The following interview is part of an exclusive interview series courtesy of CWN Contributor Steven O’Neil. Steven has been a fan of Pro-Wrestling for the past 30+ years and on top of his love for the business, he has also lent his voice to several podcasts over the past year.
What do you do in your spare time when you aren’t wrestling, or training?
When I am not wrestling, I am working full-time serving my city as a Police Officer. I conclude most nightshifts coming off work at 7am, sleeping very few hours, and then hitting the road to travel to a show I am booked on. My “off-time” is strictly focused on my progression and business in Professional Wrestling. I am very driven and motivated in this period of my life. Any “free time” will be utilized productively where I will be either training in a wrestling ring or in the gym improving my physical fitness for both professions.
What is your favourite wrestling themed podcast or YouTube channel?
3-way tie between RJ City, JustinSaneTrain and Tyson Dux – each channel (still wrestling-related) has their own reason. All three of them are unique in nature and serve their own purpose which I find extremely useful.
What was the moment that made you decide to pursue wrestling as a career
In December of 2018 during an evening workout in my police gym and watching Raw, I had an epiphany, or a “Fuck it” moment, if you will. There was no planning, no prior intentions to wrestle or thoughts behind it. In that very moment, I thought to myself—I am not getting any younger. I am in the best shape of my life right now and I want to continue showing my athleticism beyond Varsity Volleyball, now that I have graduated College. In the field that I work in as a First Responder, I am extremely mindful that today could be my last day. Life can change drastically in any moment and tomorrow is never promised. In that exact moment, I said, “Fuck it” and contacted Rock Solid Wrestling. The rest is history.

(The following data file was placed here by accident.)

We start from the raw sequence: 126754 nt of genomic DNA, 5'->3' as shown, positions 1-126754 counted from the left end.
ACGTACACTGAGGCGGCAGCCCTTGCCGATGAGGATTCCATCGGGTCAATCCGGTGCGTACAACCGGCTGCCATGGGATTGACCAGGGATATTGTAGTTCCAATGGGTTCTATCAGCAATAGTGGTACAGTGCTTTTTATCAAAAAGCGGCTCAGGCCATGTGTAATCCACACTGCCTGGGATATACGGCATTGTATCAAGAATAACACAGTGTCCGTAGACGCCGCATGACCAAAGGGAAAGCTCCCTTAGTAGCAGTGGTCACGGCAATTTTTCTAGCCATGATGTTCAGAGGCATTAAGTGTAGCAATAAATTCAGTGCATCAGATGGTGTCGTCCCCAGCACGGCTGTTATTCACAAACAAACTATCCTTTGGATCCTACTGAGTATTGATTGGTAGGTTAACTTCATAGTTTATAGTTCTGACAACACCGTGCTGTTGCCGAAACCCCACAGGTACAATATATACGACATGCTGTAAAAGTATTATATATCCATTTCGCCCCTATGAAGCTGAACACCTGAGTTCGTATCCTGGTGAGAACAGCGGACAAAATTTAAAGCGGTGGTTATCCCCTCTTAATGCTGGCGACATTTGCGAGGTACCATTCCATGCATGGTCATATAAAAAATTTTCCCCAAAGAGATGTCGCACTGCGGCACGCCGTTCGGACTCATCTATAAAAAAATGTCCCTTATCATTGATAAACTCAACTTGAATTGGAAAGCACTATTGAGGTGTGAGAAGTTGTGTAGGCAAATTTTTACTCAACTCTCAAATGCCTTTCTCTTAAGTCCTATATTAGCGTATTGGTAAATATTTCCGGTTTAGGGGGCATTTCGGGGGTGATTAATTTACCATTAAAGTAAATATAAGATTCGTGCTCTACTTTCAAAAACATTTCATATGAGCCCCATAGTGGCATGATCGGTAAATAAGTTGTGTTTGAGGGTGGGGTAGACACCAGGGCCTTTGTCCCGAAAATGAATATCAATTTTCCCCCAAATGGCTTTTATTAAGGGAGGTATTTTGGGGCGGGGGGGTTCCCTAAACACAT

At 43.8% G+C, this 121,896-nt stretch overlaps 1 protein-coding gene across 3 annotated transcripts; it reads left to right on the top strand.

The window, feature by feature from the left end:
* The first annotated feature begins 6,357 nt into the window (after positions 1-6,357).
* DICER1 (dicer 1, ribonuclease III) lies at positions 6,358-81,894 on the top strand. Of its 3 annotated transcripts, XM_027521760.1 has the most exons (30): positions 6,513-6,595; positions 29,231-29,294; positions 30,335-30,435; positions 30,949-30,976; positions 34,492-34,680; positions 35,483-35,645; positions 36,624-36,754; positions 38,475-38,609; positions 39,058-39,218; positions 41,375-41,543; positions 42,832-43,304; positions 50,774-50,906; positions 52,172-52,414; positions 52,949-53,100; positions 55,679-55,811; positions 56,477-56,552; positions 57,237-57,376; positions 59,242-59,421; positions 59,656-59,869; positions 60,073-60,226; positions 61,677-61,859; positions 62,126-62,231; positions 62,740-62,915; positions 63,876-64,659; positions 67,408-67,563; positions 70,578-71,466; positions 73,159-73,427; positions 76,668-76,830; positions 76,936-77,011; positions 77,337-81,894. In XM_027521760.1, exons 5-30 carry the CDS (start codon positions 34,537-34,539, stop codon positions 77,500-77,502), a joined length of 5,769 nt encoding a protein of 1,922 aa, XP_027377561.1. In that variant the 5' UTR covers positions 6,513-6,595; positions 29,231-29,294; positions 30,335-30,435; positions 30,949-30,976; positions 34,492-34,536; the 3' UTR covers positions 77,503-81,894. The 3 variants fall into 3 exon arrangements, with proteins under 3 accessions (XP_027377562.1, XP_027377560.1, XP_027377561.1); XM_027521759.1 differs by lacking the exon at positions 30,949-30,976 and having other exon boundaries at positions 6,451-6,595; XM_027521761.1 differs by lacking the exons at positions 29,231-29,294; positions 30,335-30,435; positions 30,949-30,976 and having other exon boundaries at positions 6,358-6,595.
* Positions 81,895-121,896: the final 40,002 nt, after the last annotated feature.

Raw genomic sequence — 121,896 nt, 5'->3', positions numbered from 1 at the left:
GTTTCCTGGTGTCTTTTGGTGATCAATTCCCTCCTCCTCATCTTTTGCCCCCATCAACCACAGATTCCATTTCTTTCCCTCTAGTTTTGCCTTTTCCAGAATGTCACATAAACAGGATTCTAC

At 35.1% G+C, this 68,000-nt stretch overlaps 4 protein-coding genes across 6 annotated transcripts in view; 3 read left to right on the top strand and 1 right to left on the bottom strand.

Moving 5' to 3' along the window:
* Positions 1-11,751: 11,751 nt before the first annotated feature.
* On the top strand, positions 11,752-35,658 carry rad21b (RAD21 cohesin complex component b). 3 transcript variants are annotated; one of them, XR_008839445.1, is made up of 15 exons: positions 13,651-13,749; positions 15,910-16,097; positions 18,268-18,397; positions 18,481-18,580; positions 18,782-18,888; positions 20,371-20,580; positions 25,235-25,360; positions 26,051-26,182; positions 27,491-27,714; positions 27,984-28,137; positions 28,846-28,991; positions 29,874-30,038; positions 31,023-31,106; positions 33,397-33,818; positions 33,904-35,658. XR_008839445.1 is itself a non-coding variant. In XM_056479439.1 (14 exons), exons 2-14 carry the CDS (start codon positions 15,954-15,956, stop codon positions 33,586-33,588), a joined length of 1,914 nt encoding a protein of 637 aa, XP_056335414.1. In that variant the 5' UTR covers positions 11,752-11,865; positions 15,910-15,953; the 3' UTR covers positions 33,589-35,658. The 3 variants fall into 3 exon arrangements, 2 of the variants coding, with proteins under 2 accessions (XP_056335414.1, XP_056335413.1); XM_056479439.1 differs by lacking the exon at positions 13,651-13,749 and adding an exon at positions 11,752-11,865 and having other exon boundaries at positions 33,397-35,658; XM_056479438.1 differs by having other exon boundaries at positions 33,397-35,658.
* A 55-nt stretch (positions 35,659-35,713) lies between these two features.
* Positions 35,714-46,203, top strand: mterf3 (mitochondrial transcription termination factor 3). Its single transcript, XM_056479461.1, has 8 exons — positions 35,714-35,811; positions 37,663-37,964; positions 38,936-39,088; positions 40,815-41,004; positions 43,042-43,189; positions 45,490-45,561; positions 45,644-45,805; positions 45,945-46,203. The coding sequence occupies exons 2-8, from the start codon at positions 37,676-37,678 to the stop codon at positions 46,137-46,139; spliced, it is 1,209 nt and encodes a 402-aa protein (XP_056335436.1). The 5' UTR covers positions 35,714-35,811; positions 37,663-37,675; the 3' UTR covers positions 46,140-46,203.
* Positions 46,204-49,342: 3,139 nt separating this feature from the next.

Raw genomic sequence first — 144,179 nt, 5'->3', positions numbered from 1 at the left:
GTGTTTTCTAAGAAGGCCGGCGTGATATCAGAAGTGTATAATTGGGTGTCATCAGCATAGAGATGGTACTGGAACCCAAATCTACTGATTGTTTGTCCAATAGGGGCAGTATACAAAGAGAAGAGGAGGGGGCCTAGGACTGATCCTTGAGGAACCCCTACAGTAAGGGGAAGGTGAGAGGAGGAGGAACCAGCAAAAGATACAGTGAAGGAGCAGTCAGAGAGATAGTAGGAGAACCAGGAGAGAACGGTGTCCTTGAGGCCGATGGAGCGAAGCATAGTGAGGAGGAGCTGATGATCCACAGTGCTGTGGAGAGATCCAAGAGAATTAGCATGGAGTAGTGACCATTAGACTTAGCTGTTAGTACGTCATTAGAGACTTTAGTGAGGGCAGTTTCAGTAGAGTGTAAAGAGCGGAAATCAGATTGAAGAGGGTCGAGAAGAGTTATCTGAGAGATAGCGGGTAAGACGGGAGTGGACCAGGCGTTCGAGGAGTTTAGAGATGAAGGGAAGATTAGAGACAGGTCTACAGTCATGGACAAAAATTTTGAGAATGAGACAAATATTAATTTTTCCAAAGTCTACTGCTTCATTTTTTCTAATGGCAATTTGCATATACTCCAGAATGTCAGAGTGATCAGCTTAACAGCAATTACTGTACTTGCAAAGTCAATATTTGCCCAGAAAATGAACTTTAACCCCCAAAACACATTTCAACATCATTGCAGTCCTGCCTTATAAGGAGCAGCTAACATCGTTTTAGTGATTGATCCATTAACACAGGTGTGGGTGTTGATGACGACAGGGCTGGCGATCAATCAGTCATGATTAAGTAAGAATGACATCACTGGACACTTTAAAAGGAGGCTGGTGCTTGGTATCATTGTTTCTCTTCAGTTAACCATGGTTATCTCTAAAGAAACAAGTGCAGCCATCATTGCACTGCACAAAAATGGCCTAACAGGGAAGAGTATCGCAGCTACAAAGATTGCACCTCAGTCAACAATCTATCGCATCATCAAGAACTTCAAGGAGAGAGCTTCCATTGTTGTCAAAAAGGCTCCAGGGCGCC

How do your friends/family feel about your wrestling?
90/10. 90% are supportive, where the other 10% I wouldn’t say AREN’T, but are more so realists. They realize that what I am doing is very high-risk and is an “at your own risk” type of job. It is not covered or insured should I get injured. They constantly remind me that I have an important career to return to when the match ends and the spotlights fade. I need to stay healthy for that. They aren’t wrong.
How do you balance family/relationships while pursuing your wrestling career?
Work/Life balance has always been very important to me. I am a very driven & motivated human who typically focuses on myself. On my scheduled days off work when I am not booked or training, I will make time for those who need me; even if it means driving hours across the province to do so. Your loved ones won’t be around forever. Make time for them.
What does a typical training day look like for you?
Rest/Fuel the body
Evening: Lifting or in-ring training
What does the diet of a pro-wrestler look like?
I have never been one to “count macros”. I do, however, understand the value in focusing on the three primary macronutrients: Proteins, Fats, and Carbohydrates. I try to incorporate them all into every meal. Aside from that, I have quite the sweet tooth when it comes to locally baked or home-baked goods and will never say no to testing a new buttertart!
What do you think is a common misconception about wrestling that people have?
That “it’s fake” so they think it’s solely theatrics. In reality, it takes an incredible amount of skill, training, and fitness to complete a match. There is an extreme amount of physical exertion, pain and injury that arises from this craft that people who aren’t directly involved will never understand.
If you had to wear a WARNING label, what would it say?
Will dropkick if crossed.
In an alternate universe where wrestling doesn’t exist – what are you doing instead?
I am working an amazing career and would have chosen this route with or without wrestling. A life retired and taking care of my dogs full-time will always be my first choice. However, it is unrealistic given my age. I have about 18 more years to go with my Police Service before throwing in the towel. I can truly say that I am where I was meant to be.
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